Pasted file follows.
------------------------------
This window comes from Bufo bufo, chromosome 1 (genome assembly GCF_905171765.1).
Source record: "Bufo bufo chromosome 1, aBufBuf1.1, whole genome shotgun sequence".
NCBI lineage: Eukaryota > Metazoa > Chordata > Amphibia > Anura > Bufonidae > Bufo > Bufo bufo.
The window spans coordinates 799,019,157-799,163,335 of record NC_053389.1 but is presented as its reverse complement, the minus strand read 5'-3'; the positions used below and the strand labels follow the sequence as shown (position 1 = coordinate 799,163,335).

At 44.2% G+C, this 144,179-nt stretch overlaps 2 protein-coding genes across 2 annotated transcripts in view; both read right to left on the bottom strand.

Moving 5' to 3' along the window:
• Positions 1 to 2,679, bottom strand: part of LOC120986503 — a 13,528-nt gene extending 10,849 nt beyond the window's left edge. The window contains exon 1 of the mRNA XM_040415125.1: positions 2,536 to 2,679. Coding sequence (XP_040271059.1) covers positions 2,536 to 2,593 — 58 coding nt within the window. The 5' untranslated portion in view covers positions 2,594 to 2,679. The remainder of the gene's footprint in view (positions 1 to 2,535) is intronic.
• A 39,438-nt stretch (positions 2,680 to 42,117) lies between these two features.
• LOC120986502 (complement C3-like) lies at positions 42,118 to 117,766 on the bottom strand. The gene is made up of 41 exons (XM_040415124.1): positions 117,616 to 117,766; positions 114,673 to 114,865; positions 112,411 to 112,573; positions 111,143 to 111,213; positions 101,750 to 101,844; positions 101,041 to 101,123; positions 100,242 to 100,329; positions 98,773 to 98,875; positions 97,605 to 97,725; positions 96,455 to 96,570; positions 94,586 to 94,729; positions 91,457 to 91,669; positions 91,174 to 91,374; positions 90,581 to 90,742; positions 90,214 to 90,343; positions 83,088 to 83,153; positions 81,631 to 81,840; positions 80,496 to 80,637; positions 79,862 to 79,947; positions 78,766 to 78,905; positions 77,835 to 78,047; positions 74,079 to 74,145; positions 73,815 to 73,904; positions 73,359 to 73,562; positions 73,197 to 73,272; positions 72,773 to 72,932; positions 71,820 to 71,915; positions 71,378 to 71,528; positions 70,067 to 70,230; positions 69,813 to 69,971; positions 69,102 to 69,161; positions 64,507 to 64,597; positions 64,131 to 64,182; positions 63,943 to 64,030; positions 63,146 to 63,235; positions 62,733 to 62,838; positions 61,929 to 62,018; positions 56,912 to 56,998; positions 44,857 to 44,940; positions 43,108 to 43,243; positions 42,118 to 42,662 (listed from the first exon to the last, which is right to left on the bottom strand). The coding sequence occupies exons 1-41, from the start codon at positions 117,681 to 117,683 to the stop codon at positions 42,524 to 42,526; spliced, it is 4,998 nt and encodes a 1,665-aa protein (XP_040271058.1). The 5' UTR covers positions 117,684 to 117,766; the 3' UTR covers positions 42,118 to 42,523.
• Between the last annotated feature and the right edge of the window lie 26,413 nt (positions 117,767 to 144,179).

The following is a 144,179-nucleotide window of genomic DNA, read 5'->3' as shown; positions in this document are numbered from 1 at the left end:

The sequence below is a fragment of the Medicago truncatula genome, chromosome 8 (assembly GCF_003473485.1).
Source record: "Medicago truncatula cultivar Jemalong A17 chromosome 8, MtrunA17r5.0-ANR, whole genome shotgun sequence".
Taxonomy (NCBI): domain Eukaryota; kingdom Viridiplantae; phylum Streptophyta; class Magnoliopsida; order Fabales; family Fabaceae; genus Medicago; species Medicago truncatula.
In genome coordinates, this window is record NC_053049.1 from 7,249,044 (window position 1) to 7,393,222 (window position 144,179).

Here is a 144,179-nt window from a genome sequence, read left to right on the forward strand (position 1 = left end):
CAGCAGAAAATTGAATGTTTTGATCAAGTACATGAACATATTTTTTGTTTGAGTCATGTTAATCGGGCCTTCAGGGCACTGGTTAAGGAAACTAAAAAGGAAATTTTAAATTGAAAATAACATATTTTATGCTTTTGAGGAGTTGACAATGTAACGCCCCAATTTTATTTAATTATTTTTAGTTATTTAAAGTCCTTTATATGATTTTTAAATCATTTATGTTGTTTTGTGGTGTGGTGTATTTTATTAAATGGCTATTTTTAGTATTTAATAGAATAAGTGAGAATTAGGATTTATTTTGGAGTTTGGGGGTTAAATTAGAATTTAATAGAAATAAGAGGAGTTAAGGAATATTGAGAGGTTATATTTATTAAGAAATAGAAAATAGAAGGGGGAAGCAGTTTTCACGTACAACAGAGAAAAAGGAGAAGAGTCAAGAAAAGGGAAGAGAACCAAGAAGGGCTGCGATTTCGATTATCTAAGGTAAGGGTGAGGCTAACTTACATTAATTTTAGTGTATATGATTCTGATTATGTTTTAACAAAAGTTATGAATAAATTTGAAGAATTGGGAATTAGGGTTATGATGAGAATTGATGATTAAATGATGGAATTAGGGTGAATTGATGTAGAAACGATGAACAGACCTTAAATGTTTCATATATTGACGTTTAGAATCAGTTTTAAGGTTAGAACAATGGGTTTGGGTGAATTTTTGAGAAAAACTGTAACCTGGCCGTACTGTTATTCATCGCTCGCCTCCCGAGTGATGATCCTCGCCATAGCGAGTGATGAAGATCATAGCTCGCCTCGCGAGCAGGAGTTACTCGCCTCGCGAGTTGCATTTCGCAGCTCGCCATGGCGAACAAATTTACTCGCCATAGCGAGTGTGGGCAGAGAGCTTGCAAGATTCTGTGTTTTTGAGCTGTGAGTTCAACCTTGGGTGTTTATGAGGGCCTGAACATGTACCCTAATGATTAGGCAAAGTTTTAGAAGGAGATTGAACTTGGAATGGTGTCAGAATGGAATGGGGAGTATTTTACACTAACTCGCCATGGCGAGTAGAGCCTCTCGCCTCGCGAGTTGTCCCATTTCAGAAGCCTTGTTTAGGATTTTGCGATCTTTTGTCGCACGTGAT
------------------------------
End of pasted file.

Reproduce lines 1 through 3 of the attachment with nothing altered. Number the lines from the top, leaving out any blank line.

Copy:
This window comes from Bufo bufo, chromosome 1 (genome assembly GCF_905171765.1).
Source record: "Bufo bufo chromosome 1, aBufBuf1.1, whole genome shotgun sequence".
NCBI lineage: Eukaryota > Metazoa > Chordata > Amphibia > Anura > Bufonidae > Bufo > Bufo bufo.